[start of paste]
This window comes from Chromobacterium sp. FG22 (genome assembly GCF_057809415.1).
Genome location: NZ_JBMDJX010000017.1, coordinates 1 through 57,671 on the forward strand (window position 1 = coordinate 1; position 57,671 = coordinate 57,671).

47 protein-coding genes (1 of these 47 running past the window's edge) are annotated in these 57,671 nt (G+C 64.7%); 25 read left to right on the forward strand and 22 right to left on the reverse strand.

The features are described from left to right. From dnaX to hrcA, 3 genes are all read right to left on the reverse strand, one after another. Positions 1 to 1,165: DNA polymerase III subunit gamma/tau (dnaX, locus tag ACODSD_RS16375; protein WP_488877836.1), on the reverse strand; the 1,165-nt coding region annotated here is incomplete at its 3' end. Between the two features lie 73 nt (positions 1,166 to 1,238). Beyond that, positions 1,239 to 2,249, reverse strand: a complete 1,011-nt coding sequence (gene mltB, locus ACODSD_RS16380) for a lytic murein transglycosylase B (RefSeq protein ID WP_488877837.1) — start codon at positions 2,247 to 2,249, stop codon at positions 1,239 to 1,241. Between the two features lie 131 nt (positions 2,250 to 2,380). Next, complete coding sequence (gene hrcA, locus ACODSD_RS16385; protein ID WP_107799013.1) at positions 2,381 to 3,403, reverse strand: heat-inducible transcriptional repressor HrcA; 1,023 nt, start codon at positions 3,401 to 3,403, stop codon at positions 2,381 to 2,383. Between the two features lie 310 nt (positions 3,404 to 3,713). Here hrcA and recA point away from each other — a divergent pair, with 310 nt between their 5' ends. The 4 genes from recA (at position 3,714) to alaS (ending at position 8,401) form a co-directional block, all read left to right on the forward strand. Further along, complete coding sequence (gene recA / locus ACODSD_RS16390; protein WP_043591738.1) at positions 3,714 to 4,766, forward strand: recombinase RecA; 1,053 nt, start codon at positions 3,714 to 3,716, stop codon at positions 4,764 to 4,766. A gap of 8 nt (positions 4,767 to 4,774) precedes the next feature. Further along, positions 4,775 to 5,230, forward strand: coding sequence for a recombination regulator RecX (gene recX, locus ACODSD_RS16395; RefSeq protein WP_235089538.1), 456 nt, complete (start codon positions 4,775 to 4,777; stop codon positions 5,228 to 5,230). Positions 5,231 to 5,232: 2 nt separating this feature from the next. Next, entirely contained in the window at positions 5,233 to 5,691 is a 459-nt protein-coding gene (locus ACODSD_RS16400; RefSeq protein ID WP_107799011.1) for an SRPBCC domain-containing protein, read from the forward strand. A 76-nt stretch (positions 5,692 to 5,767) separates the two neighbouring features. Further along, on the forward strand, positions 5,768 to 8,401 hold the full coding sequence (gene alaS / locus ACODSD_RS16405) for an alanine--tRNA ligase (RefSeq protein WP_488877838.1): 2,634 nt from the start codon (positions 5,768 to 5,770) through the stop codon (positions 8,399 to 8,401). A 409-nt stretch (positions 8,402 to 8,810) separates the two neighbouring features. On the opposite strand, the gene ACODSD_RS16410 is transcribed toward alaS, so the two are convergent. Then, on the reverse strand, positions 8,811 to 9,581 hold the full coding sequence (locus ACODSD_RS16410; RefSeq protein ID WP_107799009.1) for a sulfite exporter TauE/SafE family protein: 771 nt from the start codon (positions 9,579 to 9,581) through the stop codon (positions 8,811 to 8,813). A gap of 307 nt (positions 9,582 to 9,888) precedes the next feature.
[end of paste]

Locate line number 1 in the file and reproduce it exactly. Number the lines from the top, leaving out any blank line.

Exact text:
This window comes from Chromobacterium sp. FG22 (genome assembly GCF_057809415.1).